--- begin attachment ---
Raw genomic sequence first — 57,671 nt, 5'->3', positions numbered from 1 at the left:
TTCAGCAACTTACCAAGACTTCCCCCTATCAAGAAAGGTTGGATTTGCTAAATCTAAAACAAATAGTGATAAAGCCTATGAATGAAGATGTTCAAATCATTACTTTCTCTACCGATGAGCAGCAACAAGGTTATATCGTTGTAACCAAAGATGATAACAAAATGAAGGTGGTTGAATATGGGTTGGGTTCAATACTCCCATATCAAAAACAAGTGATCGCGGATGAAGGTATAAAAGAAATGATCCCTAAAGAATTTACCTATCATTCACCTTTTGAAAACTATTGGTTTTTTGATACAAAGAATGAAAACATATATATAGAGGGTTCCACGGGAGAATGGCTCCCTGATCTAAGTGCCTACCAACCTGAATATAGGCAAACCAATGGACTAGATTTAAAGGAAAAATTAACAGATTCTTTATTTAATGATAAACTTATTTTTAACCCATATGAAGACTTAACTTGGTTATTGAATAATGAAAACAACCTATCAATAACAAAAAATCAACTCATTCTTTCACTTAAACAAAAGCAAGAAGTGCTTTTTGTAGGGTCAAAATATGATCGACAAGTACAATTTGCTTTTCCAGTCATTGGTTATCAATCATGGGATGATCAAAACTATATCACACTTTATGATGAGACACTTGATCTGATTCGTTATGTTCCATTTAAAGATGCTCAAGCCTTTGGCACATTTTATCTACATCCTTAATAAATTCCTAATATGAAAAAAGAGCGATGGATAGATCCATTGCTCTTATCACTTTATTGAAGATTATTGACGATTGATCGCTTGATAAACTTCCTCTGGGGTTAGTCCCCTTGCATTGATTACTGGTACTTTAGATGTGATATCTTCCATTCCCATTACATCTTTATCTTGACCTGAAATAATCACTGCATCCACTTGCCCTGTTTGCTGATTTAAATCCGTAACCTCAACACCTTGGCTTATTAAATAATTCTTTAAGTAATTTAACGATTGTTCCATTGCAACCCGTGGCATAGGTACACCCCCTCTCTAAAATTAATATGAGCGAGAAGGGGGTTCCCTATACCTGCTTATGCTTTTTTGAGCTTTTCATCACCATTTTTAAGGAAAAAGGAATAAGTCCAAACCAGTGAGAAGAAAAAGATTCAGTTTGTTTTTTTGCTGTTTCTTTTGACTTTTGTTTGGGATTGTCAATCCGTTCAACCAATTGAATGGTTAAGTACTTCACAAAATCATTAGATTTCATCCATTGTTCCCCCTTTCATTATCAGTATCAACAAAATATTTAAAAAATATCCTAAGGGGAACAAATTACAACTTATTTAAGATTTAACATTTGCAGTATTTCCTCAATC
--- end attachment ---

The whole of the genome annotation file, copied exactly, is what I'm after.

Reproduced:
Raw genomic sequence first — 57,671 nt, 5'->3', positions numbered from 1 at the left:
TTCAGCAACTTACCAAGACTTCCCCCTATCAAGAAAGGTTGGATTTGCTAAATCTAAAACAAATAGTGATAAAGCCTATGAATGAAGATGTTCAAATCATTACTTTCTCTACCGATGAGCAGCAACAAGGTTATATCGTTGTAACCAAAGATGATAACAAAATGAAGGTGGTTGAATATGGGTTGGGTTCAATACTCCCATATCAAAAACAAGTGATCGCGGATGAAGGTATAAAAGAAATGATCCCTAAAGAATTTACCTATCATTCACCTTTTGAAAACTATTGGTTTTTTGATACAAAGAATGAAAACATATATATAGAGGGTTCCACGGGAGAATGGCTCCCTGATCTAAGTGCCTACCAACCTGAATATAGGCAAACCAATGGACTAGATTTAAAGGAAAAATTAACAGATTCTTTATTTAATGATAAACTTATTTTTAACCCATATGAAGACTTAACTTGGTTATTGAATAATGAAAACAACCTATCAATAACAAAAAATCAACTCATTCTTTCACTTAAACAAAAGCAAGAAGTGCTTTTTGTAGGGTCAAAATATGATCGACAAGTACAATTTGCTTTTCCAGTCATTGGTTATCAATCATGGGATGATCAAAACTATATCACACTTTATGATGAGACACTTGATCTGATTCGTTATGTTCCATTTAAAGATGCTCAAGCCTTTGGCACATTTTATCTACATCCTTAATAAATTCCTAATATGAAAAAAGAGCGATGGATAGATCCATTGCTCTTATCACTTTATTGAAGATTATTGACGATTGATCGCTTGATAAACTTCCTCTGGGGTTAGTCCCCTTGCATTGATTACTGGTACTTTAGATGTGATATCTTCCATTCCCATTACATCTTTATCTTGACCTGAAATAATCACTGCATCCACTTGCCCTGTTTGCTGATTTAAATCCGTAACCTCAACACCTTGGCTTATTAAATAATTCTTTAAGTAATTTAACGATTGTTCCATTGCAACCCGTGGCATAGGTACACCCCCTCTCTAAAATTAATATGAGCGAGAAGGGGGTTCCCTATACCTGCTTATGCTTTTTTGAGCTTTTCATCACCATTTTTAAGGAAAAAGGAATAAGTCCAAACCAGTGAGAAGAAAAAGATTCAGTTTGTTTTTTTGCTGTTTCTTTTGACTTTTGTTTGGGATTGTCAATCCGTTCAACCAATTGAATGGTTAAGTACTTCACAAAATCATTAGATTTCATCCATTGTTCCCCCTTTCATTATCAGTATCAACAAAATATTTAAAAAATATCCTAAGGGGAACAAATTACAACTTATTTAAGATTTAACATTTGCAGTATTTCCTCAATC